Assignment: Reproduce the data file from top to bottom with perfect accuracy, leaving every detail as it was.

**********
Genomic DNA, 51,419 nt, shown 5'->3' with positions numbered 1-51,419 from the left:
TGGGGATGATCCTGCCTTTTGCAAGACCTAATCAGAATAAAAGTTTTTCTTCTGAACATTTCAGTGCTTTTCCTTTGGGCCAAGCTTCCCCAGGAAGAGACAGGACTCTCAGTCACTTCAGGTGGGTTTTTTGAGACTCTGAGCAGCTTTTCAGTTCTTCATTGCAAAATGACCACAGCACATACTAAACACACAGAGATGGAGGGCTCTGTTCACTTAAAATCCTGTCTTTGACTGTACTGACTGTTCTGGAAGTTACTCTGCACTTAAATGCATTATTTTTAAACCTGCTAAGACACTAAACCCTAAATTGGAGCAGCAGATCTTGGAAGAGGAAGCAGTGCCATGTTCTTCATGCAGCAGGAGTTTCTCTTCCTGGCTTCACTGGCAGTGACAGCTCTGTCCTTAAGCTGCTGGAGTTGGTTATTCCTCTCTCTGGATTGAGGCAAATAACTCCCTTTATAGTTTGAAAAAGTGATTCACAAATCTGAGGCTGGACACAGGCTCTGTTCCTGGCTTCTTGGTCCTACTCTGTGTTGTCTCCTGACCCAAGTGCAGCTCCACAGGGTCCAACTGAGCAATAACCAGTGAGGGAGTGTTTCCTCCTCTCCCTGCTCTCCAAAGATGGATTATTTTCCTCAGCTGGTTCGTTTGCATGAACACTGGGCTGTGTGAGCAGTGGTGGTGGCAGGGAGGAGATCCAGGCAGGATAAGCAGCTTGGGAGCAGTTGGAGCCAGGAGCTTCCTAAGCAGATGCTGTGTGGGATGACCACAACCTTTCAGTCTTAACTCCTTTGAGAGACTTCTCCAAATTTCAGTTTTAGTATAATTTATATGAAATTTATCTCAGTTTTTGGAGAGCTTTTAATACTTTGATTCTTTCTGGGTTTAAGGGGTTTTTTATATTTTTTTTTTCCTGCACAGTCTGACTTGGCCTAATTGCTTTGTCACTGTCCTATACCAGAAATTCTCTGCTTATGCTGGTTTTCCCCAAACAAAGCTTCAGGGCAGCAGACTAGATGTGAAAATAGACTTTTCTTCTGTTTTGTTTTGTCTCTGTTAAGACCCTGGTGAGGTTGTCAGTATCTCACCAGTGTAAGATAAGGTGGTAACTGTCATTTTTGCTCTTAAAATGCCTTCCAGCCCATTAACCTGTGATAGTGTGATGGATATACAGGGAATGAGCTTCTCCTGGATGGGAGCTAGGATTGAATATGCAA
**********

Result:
Genomic DNA, 51,419 nt, shown 5'->3' with positions numbered 1-51,419 from the left:
TGGGGATGATCCTGCCTTTTGCAAGACCTAATCAGAATAAAAGTTTTTCTTCTGAACATTTCAGTGCTTTTCCTTTGGGCCAAGCTTCCCCAGGAAGAGACAGGACTCTCAGTCACTTCAGGTGGGTTTTTTGAGACTCTGAGCAGCTTTTCAGTTCTTCATTGCAAAATGACCACAGCACATACTAAACACACAGAGATGGAGGGCTCTGTTCACTTAAAATCCTGTCTTTGACTGTACTGACTGTTCTGGAAGTTACTCTGCACTTAAATGCATTATTTTTAAACCTGCTAAGACACTAAACCCTAAATTGGAGCAGCAGATCTTGGAAGAGGAAGCAGTGCCATGTTCTTCATGCAGCAGGAGTTTCTCTTCCTGGCTTCACTGGCAGTGACAGCTCTGTCCTTAAGCTGCTGGAGTTGGTTATTCCTCTCTCTGGATTGAGGCAAATAACTCCCTTTATAGTTTGAAAAAGTGATTCACAAATCTGAGGCTGGACACAGGCTCTGTTCCTGGCTTCTTGGTCCTACTCTGTGTTGTCTCCTGACCCAAGTGCAGCTCCACAGGGTCCAACTGAGCAATAACCAGTGAGGGAGTGTTTCCTCCTCTCCCTGCTCTCCAAAGATGGATTATTTTCCTCAGCTGGTTCGTTTGCATGAACACTGGGCTGTGTGAGCAGTGGTGGTGGCAGGGAGGAGATCCAGGCAGGATAAGCAGCTTGGGAGCAGTTGGAGCCAGGAGCTTCCTAAGCAGATGCTGTGTGGGATGACCACAACCTTTCAGTCTTAACTCCTTTGAGAGACTTCTCCAAATTTCAGTTTTAGTATAATTTATATGAAATTTATCTCAGTTTTTGGAGAGCTTTTAATACTTTGATTCTTTCTGGGTTTAAGGGGTTTTTTATATTTTTTTTTTCCTGCACAGTCTGACTTGGCCTAATTGCTTTGTCACTGTCCTATACCAGAAATTCTCTGCTTATGCTGGTTTTCCCCAAACAAAGCTTCAGGGCAGCAGACTAGATGTGAAAATAGACTTTTCTTCTGTTTTGTTTTGTCTCTGTTAAGACCCTGGTGAGGTTGTCAGTATCTCACCAGTGTAAGATAAGGTGGTAACTGTCATTTTTGCTCTTAAAATGCCTTCCAGCCCATTAACCTGTGATAGTGTGATGGATATACAGGGAATGAGCTTCTCCTGGATGGGAGCTAGGATTGAATATGCAA